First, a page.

Like 80% of the people on our “Your Engagement Survey Is Done, Now What?” webinar yesterday (recasts available here), do you conduct an employee engagement survey? Though we didn’t ask who was guilty, do you commit these common mistakes of engagement surveys as shared BlessingWhite Employee Engagement Practice Leader Mary Ann Masarech?
- Run a survey, but then don’t do anything with the results
- View the engagement scores as the prize
Mary Ann pointed out, “The goal of surveys should be to improve engagement, not just measure it. Surveys should only be a starting point to inform the actions you can take to create a more engaged workforce and create a culture of engagement.”
She went on to offer these four best practices with suggestions for successful implementation:
- Know what you’re trying to achieve (so you can get executive buy-in and support)
- Devote more resources to action than measurement (avoid analysis paralysis)
- Equip your people (so individuals, managers and executives own engagement appropriately, and you can create a culture of engagement)
- Align your practices (to make your desired a culture a reality)
I then discussed the difference between age-old, traditional employee recognition practices and strategic recognition – recognition done right so it works harder for your organization.
I referenced research showing recognition is the number 1 factor in employee engagement, accounting for 56% of the variation in an employee’s level in engagement. I also shared several case studies of the power of strategic recognition to create a culture of appreciation proven to increase employee engagement by double digits in less than a year.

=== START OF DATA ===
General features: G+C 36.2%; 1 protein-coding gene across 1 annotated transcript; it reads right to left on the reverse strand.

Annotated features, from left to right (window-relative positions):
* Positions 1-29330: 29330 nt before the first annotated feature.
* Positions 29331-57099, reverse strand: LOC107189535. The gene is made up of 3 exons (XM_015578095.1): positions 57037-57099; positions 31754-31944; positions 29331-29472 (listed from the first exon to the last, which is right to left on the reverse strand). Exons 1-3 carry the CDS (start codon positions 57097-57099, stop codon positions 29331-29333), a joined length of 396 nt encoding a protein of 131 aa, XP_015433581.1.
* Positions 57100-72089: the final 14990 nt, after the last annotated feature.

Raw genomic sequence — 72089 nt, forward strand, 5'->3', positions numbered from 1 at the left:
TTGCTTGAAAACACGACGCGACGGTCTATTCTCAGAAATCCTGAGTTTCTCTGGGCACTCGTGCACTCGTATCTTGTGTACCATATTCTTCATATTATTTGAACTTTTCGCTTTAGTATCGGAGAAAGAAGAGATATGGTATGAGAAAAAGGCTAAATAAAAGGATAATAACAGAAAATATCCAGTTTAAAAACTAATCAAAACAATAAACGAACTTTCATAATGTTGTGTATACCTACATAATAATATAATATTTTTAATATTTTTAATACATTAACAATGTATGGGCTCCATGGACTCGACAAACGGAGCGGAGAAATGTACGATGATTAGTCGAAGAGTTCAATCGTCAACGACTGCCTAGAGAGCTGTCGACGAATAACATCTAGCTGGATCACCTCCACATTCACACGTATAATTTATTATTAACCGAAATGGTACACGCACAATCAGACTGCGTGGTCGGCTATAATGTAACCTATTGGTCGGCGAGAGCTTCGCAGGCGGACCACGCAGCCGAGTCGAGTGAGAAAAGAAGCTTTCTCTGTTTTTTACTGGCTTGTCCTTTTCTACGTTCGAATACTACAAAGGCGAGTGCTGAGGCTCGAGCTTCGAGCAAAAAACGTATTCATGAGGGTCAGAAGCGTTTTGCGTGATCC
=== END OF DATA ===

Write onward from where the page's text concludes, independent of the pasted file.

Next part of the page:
During Q&A, we both answered an important question about what companies with high levels of engagement are doing, even in this time of economic instability and restricted budgets.
I pointed out McKinsey research that showed spreading out $1,000 in small gestures of praise and recognition throughout the year increased engagement by 10% vs. giving that $1,000 as a one-time bonus, which only increased engagement by 1%.
Then Mary Ann added this critically important point:
“The powerful thing about recognition is that it reminds people of what matters most. This is a key part of engagement – to redirect employee effort and attention to the top priorities of the organization. That is critical when you have a solid, broad definition of engagement as more than just satisfaction. Regular recognition throughout the year is a subtle reminder of what you need employees to keep doing.”
Indeed, keeping employees aligned with often rapidly changing goals and objectives is a powerful outcome of strategic recognition – frequent, timely, and very specific feedback.
If you missed the webinar, recasts are available today and tomorrow through HCI on these dates/times:
- Wednesday, March 28, 2012, 7:00pm EDT
- Wednesday, March 28, 2012, 11:00pm EDT
- Thursday, March 29, 2012, 3:00am EDT
- Thursday, March 29, 2012, 7:00am EDT
- Thursday, March 29, 2012, 11:00am EDT